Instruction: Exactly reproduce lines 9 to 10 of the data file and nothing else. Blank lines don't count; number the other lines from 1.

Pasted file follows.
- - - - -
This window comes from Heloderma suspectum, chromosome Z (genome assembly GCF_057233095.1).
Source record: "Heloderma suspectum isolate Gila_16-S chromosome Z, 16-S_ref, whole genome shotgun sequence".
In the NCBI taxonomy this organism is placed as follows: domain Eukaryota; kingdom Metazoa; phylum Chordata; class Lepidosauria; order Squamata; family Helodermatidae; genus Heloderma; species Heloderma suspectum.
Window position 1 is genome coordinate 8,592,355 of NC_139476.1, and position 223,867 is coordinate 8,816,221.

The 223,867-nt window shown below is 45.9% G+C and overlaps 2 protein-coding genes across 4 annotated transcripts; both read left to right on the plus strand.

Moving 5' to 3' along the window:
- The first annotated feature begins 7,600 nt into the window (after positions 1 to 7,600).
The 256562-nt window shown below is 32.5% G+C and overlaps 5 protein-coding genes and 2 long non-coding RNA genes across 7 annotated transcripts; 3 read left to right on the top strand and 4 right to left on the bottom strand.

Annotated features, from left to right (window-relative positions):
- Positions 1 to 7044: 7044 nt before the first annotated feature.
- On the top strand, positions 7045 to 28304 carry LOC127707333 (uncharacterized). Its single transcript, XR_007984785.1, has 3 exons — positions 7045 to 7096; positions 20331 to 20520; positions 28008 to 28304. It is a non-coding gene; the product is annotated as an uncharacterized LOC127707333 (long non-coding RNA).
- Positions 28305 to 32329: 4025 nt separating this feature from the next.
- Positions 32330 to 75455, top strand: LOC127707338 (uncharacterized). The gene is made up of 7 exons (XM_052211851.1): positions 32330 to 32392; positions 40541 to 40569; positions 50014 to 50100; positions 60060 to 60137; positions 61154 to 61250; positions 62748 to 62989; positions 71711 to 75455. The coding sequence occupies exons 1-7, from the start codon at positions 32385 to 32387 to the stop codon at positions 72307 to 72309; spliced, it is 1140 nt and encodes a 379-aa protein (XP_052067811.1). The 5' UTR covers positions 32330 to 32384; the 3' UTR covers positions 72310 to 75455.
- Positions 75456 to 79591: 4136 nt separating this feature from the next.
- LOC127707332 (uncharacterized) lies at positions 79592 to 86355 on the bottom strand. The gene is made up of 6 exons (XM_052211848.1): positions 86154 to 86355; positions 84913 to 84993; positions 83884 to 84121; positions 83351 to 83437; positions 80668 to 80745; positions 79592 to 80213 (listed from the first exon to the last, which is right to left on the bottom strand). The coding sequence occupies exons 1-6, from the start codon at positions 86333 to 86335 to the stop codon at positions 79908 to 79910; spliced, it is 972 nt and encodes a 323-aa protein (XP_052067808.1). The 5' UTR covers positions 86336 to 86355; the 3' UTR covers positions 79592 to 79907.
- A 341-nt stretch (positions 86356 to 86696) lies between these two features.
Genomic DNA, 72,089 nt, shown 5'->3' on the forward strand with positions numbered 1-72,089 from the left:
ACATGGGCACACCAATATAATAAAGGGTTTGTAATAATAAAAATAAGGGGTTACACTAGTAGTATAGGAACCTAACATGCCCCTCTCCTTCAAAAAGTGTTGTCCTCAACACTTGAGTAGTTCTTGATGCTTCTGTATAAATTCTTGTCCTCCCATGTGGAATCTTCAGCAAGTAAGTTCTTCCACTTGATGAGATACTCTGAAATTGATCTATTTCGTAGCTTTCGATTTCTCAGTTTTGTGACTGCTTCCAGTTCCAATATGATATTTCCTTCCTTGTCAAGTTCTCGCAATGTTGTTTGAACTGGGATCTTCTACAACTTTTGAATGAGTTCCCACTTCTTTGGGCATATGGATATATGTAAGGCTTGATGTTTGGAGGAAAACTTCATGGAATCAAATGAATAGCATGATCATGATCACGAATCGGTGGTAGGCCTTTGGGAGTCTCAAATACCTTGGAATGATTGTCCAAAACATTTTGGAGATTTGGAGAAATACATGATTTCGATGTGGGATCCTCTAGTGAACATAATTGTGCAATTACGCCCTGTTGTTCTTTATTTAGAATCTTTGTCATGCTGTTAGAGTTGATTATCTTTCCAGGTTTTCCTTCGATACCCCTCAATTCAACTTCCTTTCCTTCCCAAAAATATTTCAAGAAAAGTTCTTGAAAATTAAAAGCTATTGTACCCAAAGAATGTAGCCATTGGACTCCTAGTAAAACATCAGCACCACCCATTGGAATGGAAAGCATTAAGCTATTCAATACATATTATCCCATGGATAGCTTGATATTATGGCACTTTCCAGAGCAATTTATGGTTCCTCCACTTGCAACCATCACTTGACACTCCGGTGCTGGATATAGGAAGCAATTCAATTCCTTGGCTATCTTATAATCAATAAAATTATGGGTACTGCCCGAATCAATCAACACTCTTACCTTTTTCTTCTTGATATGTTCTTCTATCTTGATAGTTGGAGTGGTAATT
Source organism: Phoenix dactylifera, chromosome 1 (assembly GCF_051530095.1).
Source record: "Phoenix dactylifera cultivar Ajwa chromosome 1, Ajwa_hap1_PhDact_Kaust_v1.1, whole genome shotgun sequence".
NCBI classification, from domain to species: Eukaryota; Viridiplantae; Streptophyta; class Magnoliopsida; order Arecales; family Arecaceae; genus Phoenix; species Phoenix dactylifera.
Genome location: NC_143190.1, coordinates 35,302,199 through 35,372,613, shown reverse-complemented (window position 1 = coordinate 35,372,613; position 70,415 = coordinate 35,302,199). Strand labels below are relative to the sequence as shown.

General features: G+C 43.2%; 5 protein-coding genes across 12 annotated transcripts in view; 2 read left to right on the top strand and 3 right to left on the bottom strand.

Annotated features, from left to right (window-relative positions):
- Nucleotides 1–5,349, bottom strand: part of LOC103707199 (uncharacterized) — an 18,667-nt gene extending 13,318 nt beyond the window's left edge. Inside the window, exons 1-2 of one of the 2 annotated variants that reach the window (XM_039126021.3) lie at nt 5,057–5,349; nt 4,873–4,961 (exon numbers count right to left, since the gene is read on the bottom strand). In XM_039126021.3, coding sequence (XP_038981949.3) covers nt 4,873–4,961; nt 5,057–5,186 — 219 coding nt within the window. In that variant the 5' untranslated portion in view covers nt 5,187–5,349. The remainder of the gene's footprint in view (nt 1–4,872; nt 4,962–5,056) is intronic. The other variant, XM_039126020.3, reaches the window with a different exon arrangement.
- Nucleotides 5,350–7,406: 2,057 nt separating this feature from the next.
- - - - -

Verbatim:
Annotated features, from left to right (window-relative positions):
- Positions 1 to 7044: 7044 nt before the first annotated feature.